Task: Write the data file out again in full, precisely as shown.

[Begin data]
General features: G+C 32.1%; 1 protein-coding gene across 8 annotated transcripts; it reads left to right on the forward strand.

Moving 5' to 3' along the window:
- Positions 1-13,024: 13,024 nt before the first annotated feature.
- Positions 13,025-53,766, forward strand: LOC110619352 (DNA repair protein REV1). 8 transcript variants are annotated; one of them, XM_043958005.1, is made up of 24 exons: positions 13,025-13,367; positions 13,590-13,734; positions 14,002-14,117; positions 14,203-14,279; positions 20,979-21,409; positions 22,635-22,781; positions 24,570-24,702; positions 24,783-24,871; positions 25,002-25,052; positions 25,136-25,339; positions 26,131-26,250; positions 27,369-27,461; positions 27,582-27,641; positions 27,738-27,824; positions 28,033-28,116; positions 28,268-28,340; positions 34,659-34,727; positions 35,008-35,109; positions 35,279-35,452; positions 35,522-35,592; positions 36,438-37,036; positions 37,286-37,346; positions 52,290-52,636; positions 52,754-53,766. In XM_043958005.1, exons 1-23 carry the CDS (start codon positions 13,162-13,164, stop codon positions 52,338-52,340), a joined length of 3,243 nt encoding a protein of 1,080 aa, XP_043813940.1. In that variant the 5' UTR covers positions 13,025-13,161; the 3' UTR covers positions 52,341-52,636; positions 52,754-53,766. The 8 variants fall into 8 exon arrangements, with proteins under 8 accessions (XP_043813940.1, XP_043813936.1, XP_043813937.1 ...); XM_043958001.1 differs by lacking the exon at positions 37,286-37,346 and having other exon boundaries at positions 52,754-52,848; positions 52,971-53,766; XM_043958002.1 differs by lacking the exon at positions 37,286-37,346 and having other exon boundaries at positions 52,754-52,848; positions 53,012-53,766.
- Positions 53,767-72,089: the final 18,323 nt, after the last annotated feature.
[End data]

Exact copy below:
General features: G+C 32.1%; 1 protein-coding gene across 8 annotated transcripts; it reads left to right on the forward strand.

Moving 5' to 3' along the window:
- Positions 1-13,024: 13,024 nt before the first annotated feature.
- Positions 13,025-53,766, forward strand: LOC110619352 (DNA repair protein REV1). 8 transcript variants are annotated; one of them, XM_043958005.1, is made up of 24 exons: positions 13,025-13,367; positions 13,590-13,734; positions 14,002-14,117; positions 14,203-14,279; positions 20,979-21,409; positions 22,635-22,781; positions 24,570-24,702; positions 24,783-24,871; positions 25,002-25,052; positions 25,136-25,339; positions 26,131-26,250; positions 27,369-27,461; positions 27,582-27,641; positions 27,738-27,824; positions 28,033-28,116; positions 28,268-28,340; positions 34,659-34,727; positions 35,008-35,109; positions 35,279-35,452; positions 35,522-35,592; positions 36,438-37,036; positions 37,286-37,346; positions 52,290-52,636; positions 52,754-53,766. In XM_043958005.1, exons 1-23 carry the CDS (start codon positions 13,162-13,164, stop codon positions 52,338-52,340), a joined length of 3,243 nt encoding a protein of 1,080 aa, XP_043813940.1. In that variant the 5' UTR covers positions 13,025-13,161; the 3' UTR covers positions 52,341-52,636; positions 52,754-53,766. The 8 variants fall into 8 exon arrangements, with proteins under 8 accessions (XP_043813940.1, XP_043813936.1, XP_043813937.1 ...); XM_043958001.1 differs by lacking the exon at positions 37,286-37,346 and having other exon boundaries at positions 52,754-52,848; positions 52,971-53,766; XM_043958002.1 differs by lacking the exon at positions 37,286-37,346 and having other exon boundaries at positions 52,754-52,848; positions 53,012-53,766.
- Positions 53,767-72,089: the final 18,323 nt, after the last annotated feature.